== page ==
There are many different datatypes available in C#, and you can declare a variable type for a particular datatype, such as int, string, or bool. C# is rich in data type. It includes several datatypes like Object and Dynamic that allow you to store data of any type without regard to its exact data type. The type keyword Object was introduced with C# 1.0 and the type Dynamic was introduced in C# 4.0 ( .NET 4.0 with Visual Studio 2010).
Let us see the difference between Object and Dynamic.
The object was introduced in C# 1.0. It can store any type of value because it is the base class for all types in .Net Framework. You need to cast the object variable to the original type to use it. You need to be very careful while using objects because it will create problems at runtime if it is not able to convert to a specific type while being typecast.
object myobject = 10; myobject = test + 10; // Compile time error myobject = "hello"; // No error, Need Boxing here
It was introduced in C# 4.0. It can store any type of value, and the type of the variable is unknown until runtime. so it will not support IntelliSense. It's not mandatory to initialise at declaration time. Dynamic types can be passed method parameters.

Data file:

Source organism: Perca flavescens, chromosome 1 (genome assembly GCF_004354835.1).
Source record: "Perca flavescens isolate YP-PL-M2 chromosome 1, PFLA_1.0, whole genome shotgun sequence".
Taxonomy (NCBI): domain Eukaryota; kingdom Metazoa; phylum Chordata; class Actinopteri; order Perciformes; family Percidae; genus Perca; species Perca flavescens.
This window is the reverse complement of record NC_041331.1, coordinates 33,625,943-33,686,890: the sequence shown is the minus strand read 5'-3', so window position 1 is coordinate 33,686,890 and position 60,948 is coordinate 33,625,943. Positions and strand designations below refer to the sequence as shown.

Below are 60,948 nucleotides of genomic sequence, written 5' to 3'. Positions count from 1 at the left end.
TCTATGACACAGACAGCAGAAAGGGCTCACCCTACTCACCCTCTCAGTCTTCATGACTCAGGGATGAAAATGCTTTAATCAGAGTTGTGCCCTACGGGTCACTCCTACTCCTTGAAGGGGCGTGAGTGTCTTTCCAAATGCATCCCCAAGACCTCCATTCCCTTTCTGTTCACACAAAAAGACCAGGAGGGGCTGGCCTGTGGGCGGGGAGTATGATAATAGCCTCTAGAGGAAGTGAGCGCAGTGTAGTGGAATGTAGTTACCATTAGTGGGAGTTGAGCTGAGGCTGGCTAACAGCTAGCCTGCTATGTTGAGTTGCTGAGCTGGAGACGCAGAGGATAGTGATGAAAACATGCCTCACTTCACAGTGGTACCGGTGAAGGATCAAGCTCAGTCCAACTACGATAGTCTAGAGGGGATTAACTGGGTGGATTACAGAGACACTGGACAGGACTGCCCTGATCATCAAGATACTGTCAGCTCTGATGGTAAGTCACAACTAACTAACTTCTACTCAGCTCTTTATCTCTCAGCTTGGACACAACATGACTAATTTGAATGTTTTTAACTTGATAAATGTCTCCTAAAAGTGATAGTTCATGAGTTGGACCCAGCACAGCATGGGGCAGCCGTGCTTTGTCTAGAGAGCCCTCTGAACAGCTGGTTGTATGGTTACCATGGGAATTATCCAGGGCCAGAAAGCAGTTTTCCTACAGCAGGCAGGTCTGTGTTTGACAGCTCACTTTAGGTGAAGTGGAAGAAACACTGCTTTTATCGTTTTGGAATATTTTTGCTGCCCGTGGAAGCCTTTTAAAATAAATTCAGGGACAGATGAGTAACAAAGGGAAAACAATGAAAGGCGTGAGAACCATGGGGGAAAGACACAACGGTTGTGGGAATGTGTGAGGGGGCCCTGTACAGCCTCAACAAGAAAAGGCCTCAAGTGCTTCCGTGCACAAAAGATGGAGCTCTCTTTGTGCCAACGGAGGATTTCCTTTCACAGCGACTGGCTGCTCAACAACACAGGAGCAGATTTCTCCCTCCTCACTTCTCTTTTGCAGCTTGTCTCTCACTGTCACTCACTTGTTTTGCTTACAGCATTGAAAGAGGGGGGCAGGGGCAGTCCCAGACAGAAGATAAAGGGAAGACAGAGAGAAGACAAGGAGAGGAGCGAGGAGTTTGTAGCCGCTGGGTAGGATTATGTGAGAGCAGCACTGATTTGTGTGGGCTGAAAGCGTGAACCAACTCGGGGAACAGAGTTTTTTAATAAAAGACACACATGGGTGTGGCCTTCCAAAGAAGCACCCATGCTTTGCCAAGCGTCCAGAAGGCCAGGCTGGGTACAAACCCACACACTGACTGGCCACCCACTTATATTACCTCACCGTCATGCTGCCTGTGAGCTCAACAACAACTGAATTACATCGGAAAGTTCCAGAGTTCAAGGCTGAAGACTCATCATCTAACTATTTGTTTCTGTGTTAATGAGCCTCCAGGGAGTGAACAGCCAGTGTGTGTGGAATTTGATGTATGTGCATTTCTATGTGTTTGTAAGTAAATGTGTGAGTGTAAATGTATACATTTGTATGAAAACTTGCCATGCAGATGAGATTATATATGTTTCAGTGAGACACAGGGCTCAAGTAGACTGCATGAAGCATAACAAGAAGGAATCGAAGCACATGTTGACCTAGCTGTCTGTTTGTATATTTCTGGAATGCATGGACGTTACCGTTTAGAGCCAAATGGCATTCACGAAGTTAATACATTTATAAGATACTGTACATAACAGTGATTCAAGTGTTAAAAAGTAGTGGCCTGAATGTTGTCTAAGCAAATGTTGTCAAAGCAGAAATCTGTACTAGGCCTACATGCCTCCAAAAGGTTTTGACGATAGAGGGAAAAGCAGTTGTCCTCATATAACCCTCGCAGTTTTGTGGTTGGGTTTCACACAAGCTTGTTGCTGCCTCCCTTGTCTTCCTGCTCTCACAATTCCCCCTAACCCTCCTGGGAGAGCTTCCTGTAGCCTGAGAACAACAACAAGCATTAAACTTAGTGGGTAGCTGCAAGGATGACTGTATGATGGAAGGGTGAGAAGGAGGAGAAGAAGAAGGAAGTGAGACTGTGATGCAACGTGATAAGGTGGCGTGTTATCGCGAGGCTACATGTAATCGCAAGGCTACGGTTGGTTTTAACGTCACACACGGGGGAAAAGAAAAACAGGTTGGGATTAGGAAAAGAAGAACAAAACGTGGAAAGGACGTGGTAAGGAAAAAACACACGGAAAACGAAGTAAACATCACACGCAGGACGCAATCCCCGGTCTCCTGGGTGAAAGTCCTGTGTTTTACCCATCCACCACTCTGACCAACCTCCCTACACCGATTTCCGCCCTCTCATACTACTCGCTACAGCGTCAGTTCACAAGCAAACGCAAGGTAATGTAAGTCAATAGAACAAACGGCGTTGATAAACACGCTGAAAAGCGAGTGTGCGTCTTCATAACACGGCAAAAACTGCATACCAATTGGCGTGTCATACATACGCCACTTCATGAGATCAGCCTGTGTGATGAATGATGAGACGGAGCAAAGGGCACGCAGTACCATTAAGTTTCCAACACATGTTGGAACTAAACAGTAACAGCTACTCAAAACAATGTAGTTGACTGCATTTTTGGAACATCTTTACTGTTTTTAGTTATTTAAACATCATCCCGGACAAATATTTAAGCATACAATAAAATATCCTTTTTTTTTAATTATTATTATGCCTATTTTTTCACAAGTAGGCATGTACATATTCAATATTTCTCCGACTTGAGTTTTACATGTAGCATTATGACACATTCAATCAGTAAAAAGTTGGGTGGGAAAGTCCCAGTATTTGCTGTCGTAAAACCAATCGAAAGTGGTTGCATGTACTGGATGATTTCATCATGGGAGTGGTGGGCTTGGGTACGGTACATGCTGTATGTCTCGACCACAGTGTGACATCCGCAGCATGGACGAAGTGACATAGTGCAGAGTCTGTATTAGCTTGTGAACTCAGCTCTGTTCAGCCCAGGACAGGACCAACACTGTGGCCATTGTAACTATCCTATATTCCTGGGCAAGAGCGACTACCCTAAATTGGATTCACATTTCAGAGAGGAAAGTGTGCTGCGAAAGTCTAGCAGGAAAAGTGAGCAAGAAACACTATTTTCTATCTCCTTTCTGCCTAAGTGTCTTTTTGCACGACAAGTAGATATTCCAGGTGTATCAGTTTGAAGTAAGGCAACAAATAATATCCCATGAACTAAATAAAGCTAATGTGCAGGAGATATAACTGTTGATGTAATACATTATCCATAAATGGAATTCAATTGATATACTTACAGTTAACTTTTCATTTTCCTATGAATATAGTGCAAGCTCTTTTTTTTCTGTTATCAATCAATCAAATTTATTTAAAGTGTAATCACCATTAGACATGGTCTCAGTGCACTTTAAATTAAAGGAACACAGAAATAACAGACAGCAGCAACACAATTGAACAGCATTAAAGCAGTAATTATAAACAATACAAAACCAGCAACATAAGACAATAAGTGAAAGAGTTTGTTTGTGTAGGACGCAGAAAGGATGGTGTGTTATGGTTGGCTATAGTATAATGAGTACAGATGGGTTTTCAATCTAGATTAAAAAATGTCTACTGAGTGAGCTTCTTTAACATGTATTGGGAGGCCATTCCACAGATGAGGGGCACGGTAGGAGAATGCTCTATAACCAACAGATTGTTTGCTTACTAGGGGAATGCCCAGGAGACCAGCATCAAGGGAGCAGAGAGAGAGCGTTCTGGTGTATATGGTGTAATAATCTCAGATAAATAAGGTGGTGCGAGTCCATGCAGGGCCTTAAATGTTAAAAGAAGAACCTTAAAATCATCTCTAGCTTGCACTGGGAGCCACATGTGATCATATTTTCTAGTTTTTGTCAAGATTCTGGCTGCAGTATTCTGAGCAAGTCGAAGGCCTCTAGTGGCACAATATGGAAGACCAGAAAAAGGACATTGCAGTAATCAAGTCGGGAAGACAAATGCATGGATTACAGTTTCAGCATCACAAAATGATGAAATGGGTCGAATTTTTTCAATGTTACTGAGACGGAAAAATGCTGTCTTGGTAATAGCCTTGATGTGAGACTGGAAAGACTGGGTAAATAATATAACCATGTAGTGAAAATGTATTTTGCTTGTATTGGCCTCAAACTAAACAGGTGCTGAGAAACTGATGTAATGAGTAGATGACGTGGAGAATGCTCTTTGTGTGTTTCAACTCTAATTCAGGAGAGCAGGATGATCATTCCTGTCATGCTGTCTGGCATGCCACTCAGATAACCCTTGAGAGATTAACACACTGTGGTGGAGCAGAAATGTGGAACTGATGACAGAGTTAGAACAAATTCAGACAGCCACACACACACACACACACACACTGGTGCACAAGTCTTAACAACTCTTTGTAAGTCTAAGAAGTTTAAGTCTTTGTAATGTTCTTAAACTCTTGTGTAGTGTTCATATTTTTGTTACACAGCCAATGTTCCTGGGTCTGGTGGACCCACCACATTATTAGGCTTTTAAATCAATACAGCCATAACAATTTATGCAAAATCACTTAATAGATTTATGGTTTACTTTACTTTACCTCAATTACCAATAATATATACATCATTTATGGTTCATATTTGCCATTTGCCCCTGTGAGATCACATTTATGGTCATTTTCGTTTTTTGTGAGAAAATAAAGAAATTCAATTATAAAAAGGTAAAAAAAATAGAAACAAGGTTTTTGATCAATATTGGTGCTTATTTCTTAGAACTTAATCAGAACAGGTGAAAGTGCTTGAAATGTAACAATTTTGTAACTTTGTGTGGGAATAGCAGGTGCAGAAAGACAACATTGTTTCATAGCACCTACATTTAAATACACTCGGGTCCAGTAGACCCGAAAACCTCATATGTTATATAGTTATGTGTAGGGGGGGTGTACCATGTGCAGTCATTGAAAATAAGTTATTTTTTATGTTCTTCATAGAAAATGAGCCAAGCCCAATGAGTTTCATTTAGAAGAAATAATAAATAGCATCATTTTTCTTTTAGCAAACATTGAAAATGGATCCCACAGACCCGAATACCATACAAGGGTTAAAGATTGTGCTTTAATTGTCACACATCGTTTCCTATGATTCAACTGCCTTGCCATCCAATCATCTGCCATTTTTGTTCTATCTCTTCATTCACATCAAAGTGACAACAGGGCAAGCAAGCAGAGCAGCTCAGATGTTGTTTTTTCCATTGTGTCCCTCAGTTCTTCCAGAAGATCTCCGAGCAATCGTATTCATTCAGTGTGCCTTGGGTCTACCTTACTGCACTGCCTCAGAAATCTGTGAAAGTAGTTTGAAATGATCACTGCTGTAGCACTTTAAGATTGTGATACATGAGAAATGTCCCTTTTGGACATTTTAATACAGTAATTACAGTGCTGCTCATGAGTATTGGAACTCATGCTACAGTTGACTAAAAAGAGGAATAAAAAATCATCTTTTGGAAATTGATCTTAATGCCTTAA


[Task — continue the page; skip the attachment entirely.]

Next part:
dynamic myobject = 10; myobject = test + 10; // No error myobject = "hello"; // No error, neither compile time nor run time
|1||The object was introduced with C# 1.0||Dynamic was introduced with C# 4.0|
|2||The Compiler has little information about the type. It's not compiler safe.||The compiler doesn't have any information about the type of variable.|
|3||Need to cast the object variable to the original type to use it.||Casting is not required.|
|4||No need to initialize at the time of declaration.
e.g - object str;
|No need to initialize at the time of declaration.
e.g - dynamic str;
|5||It can store any kind of value because the object is the base class of all type in .NET framework.||It can store any type of value, and the type of the variable is unknown until runtime.|